Art Reviews!

Last Thursday Charlotte and Joel decided to shake things up by doing a giant arts review show instead of having a guest, so check out the 3 reviews below and make sure you subscribe to the podcast to hear the full reviews that went to air, plus arts news information.

Peter Griffen
Walking The Landscape
ArtSite Gallery: 2 – 24th November

Peter Griffen is an Australian artist influenced by classical paintings from the Renaissance, abstract expressionism, international indigenous art, and the Australian desert.

Walking around the works of Peter Griffen, Toni McDowell, Kerwayne Berry and Graham Austin at ArtSite Gallery last week, I found the many different interpretations of the Australian landscape incredible. You often hear artists talk about the untamed, rugged nature of the Australian landscape and see it portrayed differently in theatre, sculpture, painting and poetry (just to name a few), but I found Peter Griffen’s work shed a new light on the subject.

Abstraction really seems to highlight wild ideologies of Australian deserts. While Peter’s works aren’t typically accurate depictions of reality, there are elements of the vibrant and somewhat hostile environment within his artistic style, making them interpretively realistic. I found one painting in particular, ‘Kimberly Road Map’, really stood out with a unique use of colour, line and shape. Mapping something as expansive as the Kimberley’s  is really all down to interpretation and, while it looks as though parts have been done with quite a thick brush, it’s actually very detailed – much like that part of the country. If you really look at the Australian desert, it becomes more than a lot of red dirt and shrubs, you start to see the intricacies of this virtually uninhabitable space – an idea Peter has really amplified with his work.

Yvette Hamilton
The Path Of Totality
A-M Gallery: 6 – 23rd November

Yvette’s works largely focus on the sublime and the ineffable – that is, things that are largely inexpressible. The Path Of Totality was photographed in far North Queensland during the solar eclipse of 2012.

The exhibition is a series of photographs displaying different phases and sections of the solar eclipse. Some depict the intense luminosity of the clouds enhanced by light boxes behind the work, some portray the amazing contrasts within the sky at that point in time – but all give the viewer the distinct impression they are there witnessing the eclipse due to her illusory photographic techniques.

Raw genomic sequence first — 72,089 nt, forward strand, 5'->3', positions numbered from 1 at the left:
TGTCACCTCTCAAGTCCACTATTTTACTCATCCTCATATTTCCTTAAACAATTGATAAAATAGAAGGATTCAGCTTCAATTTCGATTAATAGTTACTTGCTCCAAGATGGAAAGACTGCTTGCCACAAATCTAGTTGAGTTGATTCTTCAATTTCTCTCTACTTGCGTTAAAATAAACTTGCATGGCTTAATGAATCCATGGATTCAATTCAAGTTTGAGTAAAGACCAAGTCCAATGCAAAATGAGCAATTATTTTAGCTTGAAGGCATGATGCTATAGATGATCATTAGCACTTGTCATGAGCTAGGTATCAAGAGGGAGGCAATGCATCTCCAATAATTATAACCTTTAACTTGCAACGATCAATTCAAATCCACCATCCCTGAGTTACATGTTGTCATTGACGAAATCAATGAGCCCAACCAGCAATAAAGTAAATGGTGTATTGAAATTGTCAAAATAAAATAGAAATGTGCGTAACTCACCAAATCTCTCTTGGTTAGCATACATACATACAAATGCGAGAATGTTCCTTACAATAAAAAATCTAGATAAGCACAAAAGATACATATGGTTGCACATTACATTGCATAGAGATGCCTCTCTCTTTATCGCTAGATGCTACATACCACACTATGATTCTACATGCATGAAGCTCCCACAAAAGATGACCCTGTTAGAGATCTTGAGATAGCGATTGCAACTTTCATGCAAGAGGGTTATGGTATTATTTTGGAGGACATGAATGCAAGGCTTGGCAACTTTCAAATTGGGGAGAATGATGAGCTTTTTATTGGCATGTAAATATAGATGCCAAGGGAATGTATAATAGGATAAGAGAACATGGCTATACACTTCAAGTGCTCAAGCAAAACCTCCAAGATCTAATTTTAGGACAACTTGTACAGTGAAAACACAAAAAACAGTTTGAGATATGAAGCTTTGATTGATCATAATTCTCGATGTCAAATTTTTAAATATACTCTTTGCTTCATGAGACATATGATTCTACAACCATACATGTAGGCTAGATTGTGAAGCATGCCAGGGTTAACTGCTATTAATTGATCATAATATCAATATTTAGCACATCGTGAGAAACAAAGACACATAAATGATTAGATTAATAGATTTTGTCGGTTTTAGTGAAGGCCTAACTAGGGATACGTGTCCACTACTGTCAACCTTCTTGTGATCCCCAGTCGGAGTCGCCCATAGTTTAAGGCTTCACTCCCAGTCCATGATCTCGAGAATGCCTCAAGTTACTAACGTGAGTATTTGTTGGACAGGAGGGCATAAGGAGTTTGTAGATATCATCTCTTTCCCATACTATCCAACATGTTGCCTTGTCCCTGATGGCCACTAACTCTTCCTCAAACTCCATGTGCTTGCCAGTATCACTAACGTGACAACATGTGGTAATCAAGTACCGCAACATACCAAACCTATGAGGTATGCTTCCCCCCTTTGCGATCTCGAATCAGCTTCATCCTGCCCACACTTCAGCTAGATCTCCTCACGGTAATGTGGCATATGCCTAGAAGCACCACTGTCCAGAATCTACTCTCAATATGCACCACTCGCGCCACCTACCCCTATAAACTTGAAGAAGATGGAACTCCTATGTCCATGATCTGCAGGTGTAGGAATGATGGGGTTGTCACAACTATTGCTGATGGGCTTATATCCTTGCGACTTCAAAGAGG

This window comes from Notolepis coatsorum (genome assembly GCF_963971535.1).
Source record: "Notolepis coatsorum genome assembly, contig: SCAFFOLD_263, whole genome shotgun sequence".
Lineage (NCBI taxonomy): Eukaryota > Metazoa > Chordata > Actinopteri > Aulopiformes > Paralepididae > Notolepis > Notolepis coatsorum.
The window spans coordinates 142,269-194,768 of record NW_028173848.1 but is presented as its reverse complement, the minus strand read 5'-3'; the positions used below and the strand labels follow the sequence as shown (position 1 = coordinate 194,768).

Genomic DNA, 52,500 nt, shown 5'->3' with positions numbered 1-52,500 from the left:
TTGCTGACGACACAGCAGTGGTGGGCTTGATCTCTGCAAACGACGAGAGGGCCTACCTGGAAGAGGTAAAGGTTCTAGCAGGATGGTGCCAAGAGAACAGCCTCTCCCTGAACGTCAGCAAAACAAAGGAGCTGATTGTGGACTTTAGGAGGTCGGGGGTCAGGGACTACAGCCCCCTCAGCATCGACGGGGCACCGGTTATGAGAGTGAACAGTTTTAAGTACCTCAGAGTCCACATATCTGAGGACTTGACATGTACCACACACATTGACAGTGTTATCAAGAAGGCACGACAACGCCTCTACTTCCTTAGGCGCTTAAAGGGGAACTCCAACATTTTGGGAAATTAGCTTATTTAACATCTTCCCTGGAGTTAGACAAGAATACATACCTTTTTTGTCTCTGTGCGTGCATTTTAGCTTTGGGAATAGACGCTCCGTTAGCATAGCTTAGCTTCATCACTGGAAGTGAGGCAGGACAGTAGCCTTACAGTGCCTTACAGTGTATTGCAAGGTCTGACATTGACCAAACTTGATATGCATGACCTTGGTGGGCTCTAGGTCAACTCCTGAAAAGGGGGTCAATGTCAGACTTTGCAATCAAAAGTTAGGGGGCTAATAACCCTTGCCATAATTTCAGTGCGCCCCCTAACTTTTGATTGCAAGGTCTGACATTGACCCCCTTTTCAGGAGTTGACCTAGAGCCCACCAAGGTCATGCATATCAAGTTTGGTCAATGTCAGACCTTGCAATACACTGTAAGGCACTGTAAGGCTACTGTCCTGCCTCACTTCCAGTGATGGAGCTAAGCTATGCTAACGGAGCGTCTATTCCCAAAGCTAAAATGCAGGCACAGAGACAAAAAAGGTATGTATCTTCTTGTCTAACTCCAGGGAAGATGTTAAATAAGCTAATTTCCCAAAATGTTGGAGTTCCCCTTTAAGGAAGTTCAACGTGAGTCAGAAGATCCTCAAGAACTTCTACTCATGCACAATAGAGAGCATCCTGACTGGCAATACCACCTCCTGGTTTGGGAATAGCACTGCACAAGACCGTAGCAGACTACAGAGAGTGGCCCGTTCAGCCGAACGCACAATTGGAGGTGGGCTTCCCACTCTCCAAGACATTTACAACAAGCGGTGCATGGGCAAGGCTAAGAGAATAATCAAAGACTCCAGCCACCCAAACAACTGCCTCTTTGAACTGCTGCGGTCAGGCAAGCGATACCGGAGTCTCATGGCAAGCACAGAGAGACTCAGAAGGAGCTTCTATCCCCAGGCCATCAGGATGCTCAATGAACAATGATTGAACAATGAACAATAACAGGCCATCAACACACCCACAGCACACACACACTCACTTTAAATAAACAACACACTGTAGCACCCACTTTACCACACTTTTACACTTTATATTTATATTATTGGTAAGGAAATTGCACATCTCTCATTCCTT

Yvette effortlessly explores the psychological realm between space and consciousness. Walking in to a room full of pictures of natural light and the sky is quite a consuming experience – it’s interesting to view something that actually only happened for about 2 minutes, for an indefinite period of time. The viewer is temporarily removed from their place in the world and transported to a temporal place they can’t control – forced to see something much bigger than they are.

Ala Paredes
Without Memory, Without Desire
Gaffa Gallery: over

Ala is a visual artist who undertook a yearlong project where she completed one self-portrait per day for 365 days. The exhibition displayed about 75 of these self-portraits.

While this exhibition is over, I thought the show was such a unique experience I couldn’t help but include it in the show. Ala’s portraits filled one room at the gallery and, though only 76 were on show, it felt like hundreds. Hundreds of eyes staring down at you, each one minutely older or younger than the last – of the same person but illustrated differently, created differently.

Ala Paredes - Without Memory, Without Desire

There’s one image in particular done with bits of newspaper to create a collage of a skull. In a strangely philosophical way, it does make you wonder what makes you – you. If each passing day impacts you as a person, shifts the way you think and perceive the world, are you the same person today that you were yesterday? Are these 76 self-portraits, or are they just 76 portraits of someone who changed over time and became someone else? It can get very philosophical thinking this way, but from talking to Ala, I know some of these things crossed her mind.

In displaying all these images, Ala has allowed the world to catch glimpses into her emotional state on any given day. Regardless of her emotional state at the time (lazy, furious, ecstatic, drunk, hungover, ect), she had to find the motivation and self-discipline to get up and do a self-portrait everyday. You do see fear, sadness, and sometimes boredom in her eyes and physical expression. Each time you circle the room you find something new and wonder what was going on when that was painted – why she looked so sullen or content.

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